probably familiar with The
Trolley Problem — it’s
one of those “morality tests” that’s been around forever
(actually, 1967). You’re standing next to a switch that can divert
an out-of-control trolley car speeding down the track. If you do
nothing, the trolley goes straight ahead, killing five workers
standing on the track. If you throw the switch, the trolley is
diverted to the other track where one worker is standing. Do you
throw the switch to kill one worker — essentially murdering him —
or do nothing, in which case you’re innocent, even though five
Most people opt for the “throw the switch” option, perhaps reasoning, “I may be innocent, but I’m still complicit in five deaths.” Typically, if you’re taking several of these tests, you might then be asked, “Is it moral to kill one person whose organs would be harvested to save the lives of five other people who would otherwise die?” If you respond the way most folks answer, you say, “Of course not.” You’d then be asked, “What’s the difference between the trolley scenario and the organ harvesting scenario?” (Take a moment to think about this.)
These sort of morality tests irritate me, for their otherworldly and contrived scenarios. In the first example, I’d yell (loudly!). If I’m given time to throw a switch, I’d sure as hell have time to shout a warning. In the second, the implication that “society” could choose to kill the odd person to save others for some utilitarian (the greatest benefit for the most people) reason clearly sucks; I don’t live in such a society, and neither do you. (Pause to consider Hiroshima and Nagasaki…)
Here’s another, more ambiguous than the ones above. A father gets a text message: “We’ve kidnapped your 10-year old daughter. Pay the ransom without contacting the police and we set her free. Don’t pay and she’ll die.” What does he do? Here’s how philosopher Chris Edwards responds, in a recent issue of Skeptic magazine:
[The father reasons] the kidnappers have no logical reason to set the girl free. If caught, the kidnappers would be guilty of multiple felonies already and to leave the girl alive would be to risk being identified later. After they receive the money, they would have no more use for the girl and, since they hold the girl, the father really has nothing to bargain with. Should the father pay the money? Logically, no. But I would pay in this situation. Wouldn’t you? The father might surmise that his daughter has a slightly higher chance of surviving if the payment is made.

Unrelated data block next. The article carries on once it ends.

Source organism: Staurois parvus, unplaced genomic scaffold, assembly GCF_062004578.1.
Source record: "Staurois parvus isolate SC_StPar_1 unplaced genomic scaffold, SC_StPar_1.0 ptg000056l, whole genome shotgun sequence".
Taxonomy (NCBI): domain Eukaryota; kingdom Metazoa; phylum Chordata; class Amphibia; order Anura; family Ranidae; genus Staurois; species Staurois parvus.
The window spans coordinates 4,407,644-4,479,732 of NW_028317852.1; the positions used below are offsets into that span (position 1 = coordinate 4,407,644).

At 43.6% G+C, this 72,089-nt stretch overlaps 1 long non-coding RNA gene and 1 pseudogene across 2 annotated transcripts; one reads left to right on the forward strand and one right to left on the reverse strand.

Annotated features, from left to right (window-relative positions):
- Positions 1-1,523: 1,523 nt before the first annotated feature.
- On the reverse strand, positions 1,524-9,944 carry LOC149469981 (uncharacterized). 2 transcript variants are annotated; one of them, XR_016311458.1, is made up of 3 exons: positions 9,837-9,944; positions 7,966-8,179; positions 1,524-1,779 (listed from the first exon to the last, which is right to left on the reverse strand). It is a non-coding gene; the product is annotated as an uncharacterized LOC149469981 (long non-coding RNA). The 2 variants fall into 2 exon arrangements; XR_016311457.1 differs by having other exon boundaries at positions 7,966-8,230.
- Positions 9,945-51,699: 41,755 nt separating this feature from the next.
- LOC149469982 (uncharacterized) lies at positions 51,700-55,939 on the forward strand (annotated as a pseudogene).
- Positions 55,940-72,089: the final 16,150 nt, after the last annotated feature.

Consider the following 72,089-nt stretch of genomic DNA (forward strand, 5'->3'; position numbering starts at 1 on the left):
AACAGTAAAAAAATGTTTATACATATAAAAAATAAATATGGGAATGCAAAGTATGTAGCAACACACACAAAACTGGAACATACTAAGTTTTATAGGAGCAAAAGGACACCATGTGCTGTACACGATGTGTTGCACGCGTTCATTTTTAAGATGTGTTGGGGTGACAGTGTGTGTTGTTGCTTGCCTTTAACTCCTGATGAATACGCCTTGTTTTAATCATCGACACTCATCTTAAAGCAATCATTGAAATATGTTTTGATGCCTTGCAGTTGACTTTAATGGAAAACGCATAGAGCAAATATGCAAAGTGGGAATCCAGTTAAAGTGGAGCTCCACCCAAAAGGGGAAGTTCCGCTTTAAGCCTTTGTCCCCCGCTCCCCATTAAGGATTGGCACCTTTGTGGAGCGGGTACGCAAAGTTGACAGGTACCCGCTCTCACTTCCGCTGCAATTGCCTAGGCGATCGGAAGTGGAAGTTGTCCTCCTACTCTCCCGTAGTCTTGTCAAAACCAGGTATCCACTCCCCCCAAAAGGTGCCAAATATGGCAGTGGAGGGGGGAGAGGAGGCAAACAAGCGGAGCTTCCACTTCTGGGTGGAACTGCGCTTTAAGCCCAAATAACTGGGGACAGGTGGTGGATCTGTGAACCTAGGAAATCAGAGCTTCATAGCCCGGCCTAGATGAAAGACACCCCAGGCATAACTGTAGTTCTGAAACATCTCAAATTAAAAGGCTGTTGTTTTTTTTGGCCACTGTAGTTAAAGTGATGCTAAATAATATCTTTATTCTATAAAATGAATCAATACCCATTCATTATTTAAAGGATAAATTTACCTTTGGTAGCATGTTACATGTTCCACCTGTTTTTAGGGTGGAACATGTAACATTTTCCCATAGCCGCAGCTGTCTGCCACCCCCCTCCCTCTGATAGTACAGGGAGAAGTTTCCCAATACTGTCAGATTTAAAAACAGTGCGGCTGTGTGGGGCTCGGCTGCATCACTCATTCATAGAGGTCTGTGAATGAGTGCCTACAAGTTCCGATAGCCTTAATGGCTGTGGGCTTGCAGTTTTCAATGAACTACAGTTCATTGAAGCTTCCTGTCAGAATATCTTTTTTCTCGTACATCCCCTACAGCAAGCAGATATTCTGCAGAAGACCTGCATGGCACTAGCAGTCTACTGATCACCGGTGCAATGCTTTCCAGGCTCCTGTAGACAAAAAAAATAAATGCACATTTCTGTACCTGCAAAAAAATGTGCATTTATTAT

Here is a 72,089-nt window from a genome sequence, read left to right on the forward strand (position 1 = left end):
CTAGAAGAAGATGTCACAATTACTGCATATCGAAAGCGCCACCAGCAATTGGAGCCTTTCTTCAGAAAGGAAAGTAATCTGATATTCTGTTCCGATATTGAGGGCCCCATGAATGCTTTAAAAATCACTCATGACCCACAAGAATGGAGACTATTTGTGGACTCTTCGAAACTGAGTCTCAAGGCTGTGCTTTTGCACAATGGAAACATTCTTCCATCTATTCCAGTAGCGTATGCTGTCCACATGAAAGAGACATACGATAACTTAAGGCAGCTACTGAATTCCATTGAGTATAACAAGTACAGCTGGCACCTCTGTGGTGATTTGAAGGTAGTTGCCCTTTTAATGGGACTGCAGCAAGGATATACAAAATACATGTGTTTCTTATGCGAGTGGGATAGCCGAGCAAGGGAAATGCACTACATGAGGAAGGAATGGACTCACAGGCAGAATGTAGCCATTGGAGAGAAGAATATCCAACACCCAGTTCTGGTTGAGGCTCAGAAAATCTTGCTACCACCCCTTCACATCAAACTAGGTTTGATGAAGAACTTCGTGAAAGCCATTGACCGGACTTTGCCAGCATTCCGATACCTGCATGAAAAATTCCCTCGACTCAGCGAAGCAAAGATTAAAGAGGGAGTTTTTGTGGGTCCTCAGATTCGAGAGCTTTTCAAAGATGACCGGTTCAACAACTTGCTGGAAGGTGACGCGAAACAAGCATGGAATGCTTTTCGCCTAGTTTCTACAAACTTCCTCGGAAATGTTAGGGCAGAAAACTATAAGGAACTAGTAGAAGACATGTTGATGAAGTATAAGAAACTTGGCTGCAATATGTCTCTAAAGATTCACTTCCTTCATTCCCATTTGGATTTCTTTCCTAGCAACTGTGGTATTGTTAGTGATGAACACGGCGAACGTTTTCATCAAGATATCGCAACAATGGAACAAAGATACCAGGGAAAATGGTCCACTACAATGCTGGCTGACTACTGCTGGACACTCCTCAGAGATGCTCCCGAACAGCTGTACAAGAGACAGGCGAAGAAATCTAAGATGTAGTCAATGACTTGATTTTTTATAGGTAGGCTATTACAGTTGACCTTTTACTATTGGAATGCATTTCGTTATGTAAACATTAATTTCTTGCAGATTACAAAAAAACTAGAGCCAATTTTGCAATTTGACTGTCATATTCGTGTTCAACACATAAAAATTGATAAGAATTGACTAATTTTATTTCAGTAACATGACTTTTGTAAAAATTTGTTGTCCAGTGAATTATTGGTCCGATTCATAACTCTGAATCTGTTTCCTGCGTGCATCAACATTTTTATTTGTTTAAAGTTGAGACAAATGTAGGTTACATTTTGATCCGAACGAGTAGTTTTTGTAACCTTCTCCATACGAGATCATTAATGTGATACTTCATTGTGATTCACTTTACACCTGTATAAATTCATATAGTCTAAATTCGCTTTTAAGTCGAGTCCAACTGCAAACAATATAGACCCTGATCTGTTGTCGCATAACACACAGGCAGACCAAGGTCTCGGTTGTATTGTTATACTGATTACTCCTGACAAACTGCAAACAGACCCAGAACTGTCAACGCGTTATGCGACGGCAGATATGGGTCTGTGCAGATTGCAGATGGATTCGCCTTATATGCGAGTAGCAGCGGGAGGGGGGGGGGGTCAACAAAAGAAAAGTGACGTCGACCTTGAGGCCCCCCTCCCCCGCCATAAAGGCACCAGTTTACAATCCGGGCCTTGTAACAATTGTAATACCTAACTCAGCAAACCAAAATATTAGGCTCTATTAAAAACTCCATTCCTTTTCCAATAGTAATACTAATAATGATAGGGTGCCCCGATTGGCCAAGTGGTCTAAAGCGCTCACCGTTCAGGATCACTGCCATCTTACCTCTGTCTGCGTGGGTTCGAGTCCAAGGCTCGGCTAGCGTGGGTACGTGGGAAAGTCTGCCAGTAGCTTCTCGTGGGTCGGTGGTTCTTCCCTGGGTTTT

That’s how the father reasons, but what about the kidnappers? What’s their thinking? Whether or not they receive the money, killing the girl opens them to murder charges, while not killing her makes them more vulnerable to being identified. So their best option is, receive the money and kill the girl. Meaning that the worst thing the father can do is to pay the ransom.
This is another irritating (and gruesome) thought experiment that sets up a dichotomy — pay/don’t pay — as if there are no other options. There are always options! (“All problems have at least three solutions.”) Contact the police, who understand, better than the father, the situation (and who know how to trace text messages); negotiate with the kidnappers — the father has money as a bargaining chip, so he makes it clear they only get the money as a quid pro quo for the girl’s life (meet on the bridge at midnight with the money, they come with the girl); do nothing (which would rattle them); bring the girl’s mother into it before you do anything; and etc.
I’d be interested in your take on any of these far-fetched scenarios. Am I being too rational and/or cynical?